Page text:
Selling Social Media to the C Suite

Last Updated: January 18, 2020

Social Media for CEOs

Social Media & Business Objectives

When it comes to selling Social Media to the CEO or leadership team, most of the confusion and reluctance comes from the lack of understanding of how exactly having a Twitter, Facebook or whatever account is supposed to bring in revenue. The other side of the coin is that most creative and marketing agencies can’t really verbalize this connection and make a clear, logical case for using social media in a business environment… with the exception of “let’s make this really cool thing that’ll go viral”.

Unfortunately, some in-house marketing managers have another battle on their hands. There are already lots of brilliant and innovative folks manning these positions, but their voices get lost in the shuffle. Most often it comes down to risk aversion or lack of trust in their abilities to make company-wide strategic decisions. Again, it really comes down to making a compelling case for social media.

So, how DO you make social media palatable to the folks in the C suite?

By making a clear, logical connection between business objectives and social media is absolutely necessary. In my work with clients, I developed a 3 step process that I call Digital Objective Mapping and it looks something like this:

If we break it down into individual components:

Core Business Objectives

What is your organization in the business of doing? 99.9% of the time (unless you’re independently wealthy), it all boils down to one objective: To Generate Revenue.

In this column, we want to have 1 to 3 CORE business objectives and less of them there are… the better. Cut the fluff and false goals.

Broad Marketing Objectives

The next column makes the transition into the marketing space. Most business professionals will have absolutely no issues getting here. The way to define your broad marketing objectives is to ask your self: “Will achieving any one or more of these UNDOUBTEDLY lead to our CORE business objective?

So, for example you could ask “All things remaining as they are, will increasing our REACH help us generate MORE REVENUE?”. And the answer is yes. If your conversion and retention rates remains the same, increasing reach will increase revenue.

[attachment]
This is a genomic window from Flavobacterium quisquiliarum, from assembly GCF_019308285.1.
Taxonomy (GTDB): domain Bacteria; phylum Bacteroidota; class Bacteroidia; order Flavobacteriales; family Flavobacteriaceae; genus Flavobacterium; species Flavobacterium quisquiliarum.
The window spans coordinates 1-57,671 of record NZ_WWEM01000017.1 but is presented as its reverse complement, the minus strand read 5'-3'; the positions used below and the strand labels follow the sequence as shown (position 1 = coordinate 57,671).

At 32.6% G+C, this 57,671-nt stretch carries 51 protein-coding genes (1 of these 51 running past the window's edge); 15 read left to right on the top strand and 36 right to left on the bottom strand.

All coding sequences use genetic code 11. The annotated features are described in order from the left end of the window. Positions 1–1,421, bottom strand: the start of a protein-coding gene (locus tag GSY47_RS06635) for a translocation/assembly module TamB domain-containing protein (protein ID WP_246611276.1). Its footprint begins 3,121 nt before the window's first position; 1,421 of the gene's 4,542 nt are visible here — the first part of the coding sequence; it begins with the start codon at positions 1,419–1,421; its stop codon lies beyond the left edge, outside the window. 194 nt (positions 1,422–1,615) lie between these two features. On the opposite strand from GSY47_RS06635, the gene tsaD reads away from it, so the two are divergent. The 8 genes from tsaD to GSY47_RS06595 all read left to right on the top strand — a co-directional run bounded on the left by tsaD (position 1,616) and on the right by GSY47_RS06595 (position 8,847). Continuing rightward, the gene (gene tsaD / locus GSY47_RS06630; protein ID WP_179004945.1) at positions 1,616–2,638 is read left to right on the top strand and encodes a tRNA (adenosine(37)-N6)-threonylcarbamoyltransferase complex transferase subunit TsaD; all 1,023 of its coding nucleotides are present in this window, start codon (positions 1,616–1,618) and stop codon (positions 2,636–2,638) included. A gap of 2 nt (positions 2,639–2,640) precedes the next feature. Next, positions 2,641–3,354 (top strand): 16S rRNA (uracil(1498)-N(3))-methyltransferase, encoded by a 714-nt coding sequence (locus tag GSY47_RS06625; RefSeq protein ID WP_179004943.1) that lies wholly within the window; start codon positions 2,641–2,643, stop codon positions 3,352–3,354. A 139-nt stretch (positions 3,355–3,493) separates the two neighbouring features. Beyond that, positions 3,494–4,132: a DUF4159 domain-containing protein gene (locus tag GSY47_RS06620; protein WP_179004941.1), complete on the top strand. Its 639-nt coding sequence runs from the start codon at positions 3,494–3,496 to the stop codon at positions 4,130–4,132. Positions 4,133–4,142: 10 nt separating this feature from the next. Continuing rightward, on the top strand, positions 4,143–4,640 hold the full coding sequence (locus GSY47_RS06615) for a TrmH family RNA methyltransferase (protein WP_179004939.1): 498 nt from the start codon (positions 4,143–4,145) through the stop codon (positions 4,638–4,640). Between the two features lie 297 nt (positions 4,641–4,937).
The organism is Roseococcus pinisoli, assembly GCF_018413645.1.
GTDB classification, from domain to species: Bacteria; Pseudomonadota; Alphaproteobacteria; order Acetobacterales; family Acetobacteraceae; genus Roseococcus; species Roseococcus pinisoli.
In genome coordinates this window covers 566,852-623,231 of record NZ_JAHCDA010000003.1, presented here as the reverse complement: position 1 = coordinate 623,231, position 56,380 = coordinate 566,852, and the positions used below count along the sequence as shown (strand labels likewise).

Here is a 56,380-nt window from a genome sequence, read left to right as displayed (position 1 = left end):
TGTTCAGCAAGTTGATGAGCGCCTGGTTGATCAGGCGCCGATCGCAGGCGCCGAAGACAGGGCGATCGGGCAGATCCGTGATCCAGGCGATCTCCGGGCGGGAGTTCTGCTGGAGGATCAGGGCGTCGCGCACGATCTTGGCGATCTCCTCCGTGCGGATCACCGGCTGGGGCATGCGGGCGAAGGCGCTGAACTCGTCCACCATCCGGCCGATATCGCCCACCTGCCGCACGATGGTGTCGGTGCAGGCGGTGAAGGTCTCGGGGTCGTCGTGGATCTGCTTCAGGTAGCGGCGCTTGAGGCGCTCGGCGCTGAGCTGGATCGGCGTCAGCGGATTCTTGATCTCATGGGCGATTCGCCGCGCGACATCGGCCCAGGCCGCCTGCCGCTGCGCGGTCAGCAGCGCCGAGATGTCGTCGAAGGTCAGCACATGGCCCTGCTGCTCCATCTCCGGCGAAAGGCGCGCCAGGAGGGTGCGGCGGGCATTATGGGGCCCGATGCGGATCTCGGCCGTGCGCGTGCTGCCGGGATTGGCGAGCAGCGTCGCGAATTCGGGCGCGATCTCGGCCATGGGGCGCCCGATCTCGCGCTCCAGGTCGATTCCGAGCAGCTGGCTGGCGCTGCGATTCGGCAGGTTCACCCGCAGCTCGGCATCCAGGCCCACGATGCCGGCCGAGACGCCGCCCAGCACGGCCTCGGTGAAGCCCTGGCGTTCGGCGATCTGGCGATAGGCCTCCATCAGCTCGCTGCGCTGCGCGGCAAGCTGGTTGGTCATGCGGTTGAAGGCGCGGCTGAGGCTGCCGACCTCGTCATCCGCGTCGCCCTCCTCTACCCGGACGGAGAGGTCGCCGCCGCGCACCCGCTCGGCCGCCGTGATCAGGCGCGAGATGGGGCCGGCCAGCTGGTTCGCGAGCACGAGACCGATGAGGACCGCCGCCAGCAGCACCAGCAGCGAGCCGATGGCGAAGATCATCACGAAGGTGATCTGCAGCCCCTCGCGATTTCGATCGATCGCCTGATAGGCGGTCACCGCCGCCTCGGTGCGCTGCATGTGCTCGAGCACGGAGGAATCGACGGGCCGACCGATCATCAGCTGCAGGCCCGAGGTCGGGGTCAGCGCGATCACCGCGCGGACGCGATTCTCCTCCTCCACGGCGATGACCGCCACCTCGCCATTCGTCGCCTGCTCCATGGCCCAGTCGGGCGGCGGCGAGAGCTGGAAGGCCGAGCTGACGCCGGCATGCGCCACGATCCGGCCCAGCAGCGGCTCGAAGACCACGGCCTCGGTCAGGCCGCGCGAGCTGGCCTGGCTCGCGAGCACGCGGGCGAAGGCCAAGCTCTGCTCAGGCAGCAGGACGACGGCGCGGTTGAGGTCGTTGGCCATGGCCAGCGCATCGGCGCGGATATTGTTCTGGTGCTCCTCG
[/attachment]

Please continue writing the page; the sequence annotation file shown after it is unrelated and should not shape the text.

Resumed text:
This column should contain no more then 5 points.

Digital Marketing Objectives

Here is where we make the leap into digital space. This is where your job as an advisor or communications professional comes into play. Thinking strictly in digital marketing or social media terms ask: “Which objectives, if achieved, would UNDOUBTEDLY lead to an achievement of one or more BROAD MARKETING OBJECTIVES?”

This column should contain 3 to 5 objectives and may sound something like this:

  • Increase our database subscribers
  • Increase search engine visibility
  • Establish and grow an online community
  • Increase the sharing of our content
  • Generate user created content
  • Develop relationships with relevant media

From this point forward, we can make an intelligent decision about which social media channels we should be using. Based on the outlined objectives, each channel is assigned a clear and specific purpose. For example, if your goal is to increase search engine visibility, it could mean using a Blog and YouTube videos with content specifically titled and tailored to keywords your intended target audience may be looking for. On the other hand, Twitter might be a great channel to connect with and build relationships with members of the media.

At the end of the day, you should have a very clear connection all the way from a core business objectives down to a specific social media channel. And that, my friends, is one way to sell Social Media to the C Suite.

This post is part of the “Social Media in the C Suite” series. In the next article of the series, we will discuss how to define Social Media ROI.

– Ernest // Follow me on Twitter

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